Kevin’s story: My therapist helps me…

In the second in a series of case studies, the FHT looks at how sports therapy has helped real life client Kevin.

My therapist helps me... Kevin and Nick









To promote the health benefits of different therapies and direct people to the FHT’s independently Accredited Register when looking for a therapist, the FHT has launched a new campaign called ‘My therapist helps me…’, which draws on the experiences of genuine clients. To support each of the campaign’s adverts, the FHT is publishing case studies about the clients featured, to highlight how their therapist has helped them to live life to the full. Here you can read…

Kevin’s story

Kevin is 55 and lives in Belfast with his partner. He works as an Employer Engagement Officer with USEL, a not-for-profit organisation that employs, supports, and trains people with disabilities.

Kevin is a sports and fitness enthusiast. Over the past 40 years he has competed in badminton, athletics, rugby, volleyball and hockey. He also enjoys occasional water skiing, jet skiing, wind surfing and scuba diving, and regularly goes skiing with friends.


Tell us about your sports therapist, Nick, and your first treatment…

‘I help to run a rugby team in Ulster, which focuses on developing players who are relatively new to the game or have felt excluded in the past. Nick joined the team and it was clear we had a lot in common – from our diverse interest and participation in sport, to helping to support others for a living.  

‘My first session with Nick involved a really detailed assessment. He asked me lots of questions and carried out different tests and exercises to check my muscle strength, range of movement, and so on. He identified a hip impingement, which was being further aggravated by general wear and tear in the area. Nick worked on my hip mobility, using a range of techniques to improve my range of movement. He also massaged my quadriceps and surrounding muscles, and gave my body a general MOT. At the end of the session Nick showed me some exercises to use at home, between treatments.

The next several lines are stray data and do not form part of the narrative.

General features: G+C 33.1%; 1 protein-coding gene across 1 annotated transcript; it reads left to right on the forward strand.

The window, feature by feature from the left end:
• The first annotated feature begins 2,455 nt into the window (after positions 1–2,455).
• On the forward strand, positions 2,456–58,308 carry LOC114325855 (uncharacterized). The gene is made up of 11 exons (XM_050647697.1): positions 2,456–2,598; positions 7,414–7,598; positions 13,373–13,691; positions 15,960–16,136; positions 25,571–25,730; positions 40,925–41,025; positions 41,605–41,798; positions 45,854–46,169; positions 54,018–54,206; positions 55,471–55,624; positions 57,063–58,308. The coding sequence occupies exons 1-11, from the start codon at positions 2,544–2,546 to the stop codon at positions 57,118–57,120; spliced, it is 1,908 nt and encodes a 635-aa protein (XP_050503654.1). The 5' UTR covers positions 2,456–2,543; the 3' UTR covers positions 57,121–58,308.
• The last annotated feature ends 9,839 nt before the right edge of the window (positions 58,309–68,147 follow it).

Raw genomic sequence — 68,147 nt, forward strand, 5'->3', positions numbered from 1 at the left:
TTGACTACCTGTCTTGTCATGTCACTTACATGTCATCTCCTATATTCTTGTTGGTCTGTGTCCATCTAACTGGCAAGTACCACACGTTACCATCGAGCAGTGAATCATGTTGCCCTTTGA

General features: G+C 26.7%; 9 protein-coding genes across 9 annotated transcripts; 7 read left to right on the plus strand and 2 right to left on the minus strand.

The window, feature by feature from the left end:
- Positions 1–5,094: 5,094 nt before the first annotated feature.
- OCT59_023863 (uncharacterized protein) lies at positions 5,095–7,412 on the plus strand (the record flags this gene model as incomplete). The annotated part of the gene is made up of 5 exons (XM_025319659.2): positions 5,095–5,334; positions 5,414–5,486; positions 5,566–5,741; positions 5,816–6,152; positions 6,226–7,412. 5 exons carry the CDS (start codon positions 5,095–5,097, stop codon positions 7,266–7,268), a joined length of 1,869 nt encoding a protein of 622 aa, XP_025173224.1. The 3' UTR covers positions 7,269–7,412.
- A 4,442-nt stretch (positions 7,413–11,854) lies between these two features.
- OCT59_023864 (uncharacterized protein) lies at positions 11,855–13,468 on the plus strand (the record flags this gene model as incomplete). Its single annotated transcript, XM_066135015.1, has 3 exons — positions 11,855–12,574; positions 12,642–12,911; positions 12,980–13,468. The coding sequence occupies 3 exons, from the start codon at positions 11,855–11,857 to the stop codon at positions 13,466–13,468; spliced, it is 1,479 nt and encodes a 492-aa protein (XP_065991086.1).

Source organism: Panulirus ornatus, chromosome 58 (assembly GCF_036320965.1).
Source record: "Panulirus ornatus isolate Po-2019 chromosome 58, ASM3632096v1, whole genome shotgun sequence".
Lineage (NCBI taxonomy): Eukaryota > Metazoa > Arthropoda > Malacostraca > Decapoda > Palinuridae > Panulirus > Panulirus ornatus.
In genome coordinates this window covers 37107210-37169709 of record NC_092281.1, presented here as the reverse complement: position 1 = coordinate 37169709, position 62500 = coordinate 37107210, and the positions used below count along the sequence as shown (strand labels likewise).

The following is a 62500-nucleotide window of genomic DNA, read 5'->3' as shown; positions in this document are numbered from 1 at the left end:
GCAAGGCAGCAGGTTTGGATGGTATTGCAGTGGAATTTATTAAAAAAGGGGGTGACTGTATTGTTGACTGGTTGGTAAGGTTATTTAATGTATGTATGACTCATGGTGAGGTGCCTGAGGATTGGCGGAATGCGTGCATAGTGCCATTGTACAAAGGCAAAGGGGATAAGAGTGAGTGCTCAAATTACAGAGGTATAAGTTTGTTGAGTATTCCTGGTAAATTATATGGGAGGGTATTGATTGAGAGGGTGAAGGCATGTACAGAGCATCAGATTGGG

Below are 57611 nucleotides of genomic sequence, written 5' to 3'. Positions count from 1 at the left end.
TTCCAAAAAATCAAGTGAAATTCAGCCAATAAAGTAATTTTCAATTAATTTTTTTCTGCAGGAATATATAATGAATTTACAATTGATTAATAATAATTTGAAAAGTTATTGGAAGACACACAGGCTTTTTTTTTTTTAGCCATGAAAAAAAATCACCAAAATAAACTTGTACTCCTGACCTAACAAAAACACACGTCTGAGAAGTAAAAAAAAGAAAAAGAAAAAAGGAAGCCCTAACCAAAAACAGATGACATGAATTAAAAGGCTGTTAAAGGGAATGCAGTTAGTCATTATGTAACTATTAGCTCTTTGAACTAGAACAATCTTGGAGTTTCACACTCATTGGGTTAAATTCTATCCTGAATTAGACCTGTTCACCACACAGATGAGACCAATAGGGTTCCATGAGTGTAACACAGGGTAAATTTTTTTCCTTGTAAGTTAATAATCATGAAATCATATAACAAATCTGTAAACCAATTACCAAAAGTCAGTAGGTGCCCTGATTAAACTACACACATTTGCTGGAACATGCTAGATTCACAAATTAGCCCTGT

Tell us how Nick’s treatments have helped you

‘My body has had some knocks over the years and I have a few injuries that raise their head from time to time. In particular I have osteoarthritis and sciatica, and both have been treated with anti-inflammatory drugs. In the long run, I will need a hip replacement but until then, I need to deal with pain and mobility issues, which is where Nick has been a huge help. He spends a lot of time working on my hip area, where I have an impingement issue, and also takes me through strength-building exercises to improve my range of movement. He’ll use other techniques, too – like taping, dry needling and cupping – if it will help a particular injury or problem I have.

‘General maintenance and injury prevention is also important, especially for a body that’s regularly put through its paces (something I also try to encourage in my team mates). For me, this involves having monthly leg, neck and back massages. Nick literally helps to keep my body in the best shape possible, so that I can keep playing the sports I love.’



In the long run, I will need a hip replacement but until then, I need to deal with pain and mobility issues, which is where Nick has been a huge help.’




How does Nick help you between treatments?

‘He will often send me diagrams and reminders of exercises I need to be doing between sessions. This helps to make sure I’m doing the exercises properly when he’s not there to guide me, and without this ‘homework’, recovery can take much longer. Nick will also ‘check in’ with me now and then, to see if I’m doing OK. He’ll also chat to me on the phone or online if I have any queries or I’m starting to feel demotivated. This can make all the difference if I’m starting to flag.

What are the qualities about Nick that make him a good therapist?

‘I have total confidence in Nick – he’s extremely knowledgeable and professional. Knowing that he is listed on an accredited register is also very encouraging and important to me.’





To find a therapist like Nick, visit



FHT 2017 Training Congress launched!

2017 FHT Training Congress

We’re thrilled to reveal that this year’s 2017 FHT Training Congress will be held at the Holistic Health show, 21 – 22 May, at the NEC Birmingham.

Featuring 32 educational sessions of CPD training over the two day event, the Training Congress is a fantastic opportunity to network, learn the latest therapy trends, grow your business with informative business talks and contribute towards your annual CPD quota.

We’ve organised a variety of different speakers to attend, giving sessions on a range of therapy subjects, with both hands on and theory sessions available, this year’s Training Congress is not to be missed!

Make sure you follow the latest updates here.

Wearing running shoes without cushioning may reduce injury risk

Wearing running shoes without cushioning and landing on the balls of your feet puts less strain on the body, according to research from the University of Exeter.